Create a Circle and Live Events

Here’s a quick walk-through for how to use QiqoChat to host interactive online events.

Step 1

Go to to create your circle.  Fill in the name and description of your circle:

Screen Shot 2015-04-28 at 2.17.24 PM


Step 2

Once you create your circle, you can schedule a live event by adding a title and description of the live event:

Screen Shot 2015-04-28 at 2.29.30 PM

Step 3

Click on your event once it’s created.  It will look like the screen below:

Screen Shot 2015-04-28 at 2.31.29 PM

Step 4

When you click “Participate Now” you will have the choice to use your telephone or your computer microphone.  Every browser is different, but here’s an example prompt that your browser will give you to connect your computer microphone:

Screen Shot 2015-04-28 at 2.33.30 PM

Step 5

Once you’re in the event, you’ll be seated at the main table.  As you can see from the image below, there are several useful features:

  • Share video (not available for Internet Explorer or Safari)
  • Share links
  • Edit the collaborative notes
  • Share your screen (firefox only)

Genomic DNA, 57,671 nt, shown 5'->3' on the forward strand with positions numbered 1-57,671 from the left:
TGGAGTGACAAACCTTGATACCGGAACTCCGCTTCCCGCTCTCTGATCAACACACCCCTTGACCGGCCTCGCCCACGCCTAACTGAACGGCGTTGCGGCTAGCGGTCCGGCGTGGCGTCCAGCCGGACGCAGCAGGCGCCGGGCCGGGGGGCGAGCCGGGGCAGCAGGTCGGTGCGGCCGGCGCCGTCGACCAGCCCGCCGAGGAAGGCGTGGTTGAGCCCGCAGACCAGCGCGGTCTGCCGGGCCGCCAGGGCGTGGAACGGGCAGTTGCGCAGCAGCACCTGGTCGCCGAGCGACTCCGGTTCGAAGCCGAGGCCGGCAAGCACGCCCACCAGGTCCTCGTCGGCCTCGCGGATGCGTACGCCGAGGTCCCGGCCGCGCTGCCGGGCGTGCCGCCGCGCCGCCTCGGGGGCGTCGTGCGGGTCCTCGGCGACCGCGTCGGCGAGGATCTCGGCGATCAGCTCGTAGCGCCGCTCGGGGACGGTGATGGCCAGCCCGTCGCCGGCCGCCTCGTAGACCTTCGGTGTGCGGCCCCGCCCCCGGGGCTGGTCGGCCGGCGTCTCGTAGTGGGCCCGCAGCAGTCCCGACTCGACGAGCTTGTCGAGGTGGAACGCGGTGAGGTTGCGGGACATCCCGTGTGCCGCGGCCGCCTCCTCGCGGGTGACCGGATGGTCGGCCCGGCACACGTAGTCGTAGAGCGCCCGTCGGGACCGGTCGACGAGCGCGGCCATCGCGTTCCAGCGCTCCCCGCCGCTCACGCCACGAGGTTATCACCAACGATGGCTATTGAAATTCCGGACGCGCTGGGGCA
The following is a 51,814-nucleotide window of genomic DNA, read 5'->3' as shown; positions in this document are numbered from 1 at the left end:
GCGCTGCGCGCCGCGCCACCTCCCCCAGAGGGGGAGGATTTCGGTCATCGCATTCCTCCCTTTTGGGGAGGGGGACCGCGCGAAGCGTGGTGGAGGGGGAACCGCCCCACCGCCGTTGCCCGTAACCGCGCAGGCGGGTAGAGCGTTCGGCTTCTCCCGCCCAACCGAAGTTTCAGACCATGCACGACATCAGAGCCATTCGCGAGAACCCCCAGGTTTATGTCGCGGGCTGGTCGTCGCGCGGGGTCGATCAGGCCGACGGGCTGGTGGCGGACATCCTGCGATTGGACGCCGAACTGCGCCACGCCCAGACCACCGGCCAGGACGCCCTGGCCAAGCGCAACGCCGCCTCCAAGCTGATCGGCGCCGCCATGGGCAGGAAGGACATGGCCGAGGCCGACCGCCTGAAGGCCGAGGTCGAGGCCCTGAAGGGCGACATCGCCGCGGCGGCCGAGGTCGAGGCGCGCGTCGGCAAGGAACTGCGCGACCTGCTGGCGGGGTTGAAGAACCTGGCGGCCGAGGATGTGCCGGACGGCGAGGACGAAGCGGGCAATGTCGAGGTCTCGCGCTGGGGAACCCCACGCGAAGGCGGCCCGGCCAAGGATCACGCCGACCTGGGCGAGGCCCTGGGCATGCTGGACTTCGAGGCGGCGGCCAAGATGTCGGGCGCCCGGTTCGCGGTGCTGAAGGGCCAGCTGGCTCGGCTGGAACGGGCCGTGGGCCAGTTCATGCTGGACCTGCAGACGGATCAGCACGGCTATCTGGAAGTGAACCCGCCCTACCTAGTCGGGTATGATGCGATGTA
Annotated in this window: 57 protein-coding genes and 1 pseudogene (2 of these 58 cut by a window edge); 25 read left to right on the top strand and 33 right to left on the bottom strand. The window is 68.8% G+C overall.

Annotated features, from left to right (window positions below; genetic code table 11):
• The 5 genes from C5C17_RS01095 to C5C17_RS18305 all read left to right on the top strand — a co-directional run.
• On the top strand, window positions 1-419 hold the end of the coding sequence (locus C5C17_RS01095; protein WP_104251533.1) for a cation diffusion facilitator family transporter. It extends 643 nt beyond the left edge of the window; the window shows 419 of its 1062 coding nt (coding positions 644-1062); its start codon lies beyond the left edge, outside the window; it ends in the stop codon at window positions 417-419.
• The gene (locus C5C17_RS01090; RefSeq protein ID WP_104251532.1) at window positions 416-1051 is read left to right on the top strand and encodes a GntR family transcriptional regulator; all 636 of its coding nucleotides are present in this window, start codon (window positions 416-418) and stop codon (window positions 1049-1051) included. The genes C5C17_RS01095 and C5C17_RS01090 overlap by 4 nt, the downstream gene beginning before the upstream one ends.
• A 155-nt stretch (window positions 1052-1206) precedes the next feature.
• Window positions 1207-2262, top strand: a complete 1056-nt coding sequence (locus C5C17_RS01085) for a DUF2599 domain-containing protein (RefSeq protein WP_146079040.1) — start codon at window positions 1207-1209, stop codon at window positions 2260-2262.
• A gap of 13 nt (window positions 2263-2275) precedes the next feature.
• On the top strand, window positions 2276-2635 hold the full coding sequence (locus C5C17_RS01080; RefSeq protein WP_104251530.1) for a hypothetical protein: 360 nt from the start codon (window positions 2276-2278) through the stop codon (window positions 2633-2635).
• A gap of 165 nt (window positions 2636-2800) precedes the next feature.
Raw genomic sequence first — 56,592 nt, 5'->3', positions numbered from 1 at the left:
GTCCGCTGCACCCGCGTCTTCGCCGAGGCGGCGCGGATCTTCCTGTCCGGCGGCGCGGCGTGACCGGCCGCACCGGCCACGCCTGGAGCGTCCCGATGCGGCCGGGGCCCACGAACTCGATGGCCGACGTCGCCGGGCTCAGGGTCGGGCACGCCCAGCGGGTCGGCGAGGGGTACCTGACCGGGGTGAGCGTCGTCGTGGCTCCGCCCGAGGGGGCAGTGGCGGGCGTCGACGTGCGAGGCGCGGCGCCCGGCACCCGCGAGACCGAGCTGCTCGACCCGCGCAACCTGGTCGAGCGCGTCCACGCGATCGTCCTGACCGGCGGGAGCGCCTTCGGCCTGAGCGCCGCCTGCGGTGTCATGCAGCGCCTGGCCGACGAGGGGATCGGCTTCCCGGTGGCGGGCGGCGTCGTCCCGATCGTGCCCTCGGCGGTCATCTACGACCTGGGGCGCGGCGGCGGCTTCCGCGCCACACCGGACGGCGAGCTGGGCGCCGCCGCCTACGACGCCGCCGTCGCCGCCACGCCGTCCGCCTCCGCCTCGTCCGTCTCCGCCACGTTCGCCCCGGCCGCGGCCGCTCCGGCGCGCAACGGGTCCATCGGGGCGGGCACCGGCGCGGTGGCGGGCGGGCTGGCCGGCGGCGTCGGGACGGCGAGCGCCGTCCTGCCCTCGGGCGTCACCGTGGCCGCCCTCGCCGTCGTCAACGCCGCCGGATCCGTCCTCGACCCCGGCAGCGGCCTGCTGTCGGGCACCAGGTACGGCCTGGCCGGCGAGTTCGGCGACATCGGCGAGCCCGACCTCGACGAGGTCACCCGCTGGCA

• Jump to a different breakout table to use the same set of tools with a different group of people
(click photo to enlarge)
(click photo to enlarge)


As the creator of this event, you have several additional capabilities:

  • mute/unmute all
  • mute/unmute one person
  • label the breakout tables
  • send notifications to everyone at all breakout tables
  • see the notes for all breakout tables at once

Screen Shot 2015-04-28 at 2.41.55 PM


You can see the information from this blog post as a 3-min video:


Now that you’ve gotten started with live events, you may be interested in this article which lists all the other tools on QiqoChat.   Have questions or suggestions?  Please drop us a note in the comment section or reach us at

Chat is Back, and in a Big Way

Chat is Back, and in a Big Way

The rise of Slack has made it clear that chat is back and it’s back in a big way.  It’s a fantastic chat app that companies use for internal communication.

At QiqoChat, we’re looking do the same thing for organizations that want to use chat-like collaboration tools when their members do not work together on a regular basis.  For example, this situation applies to online communities and trade associations.

Online communities have different needs than companies.  Specifically they are looking to help their members build relationships and share knowledge whereas companies are looking to create specific work products and documents.  Different needs require different tools, however the basics of helping people connect live and in an efficient way remain the same.

AssociationsNow ran an article about this recent rise in chat applications:

It’s been about two decades since the chat room was truly in vogue, but this year could prove a turning point for chat in the private community sector. Need proof? Check the success of Slack.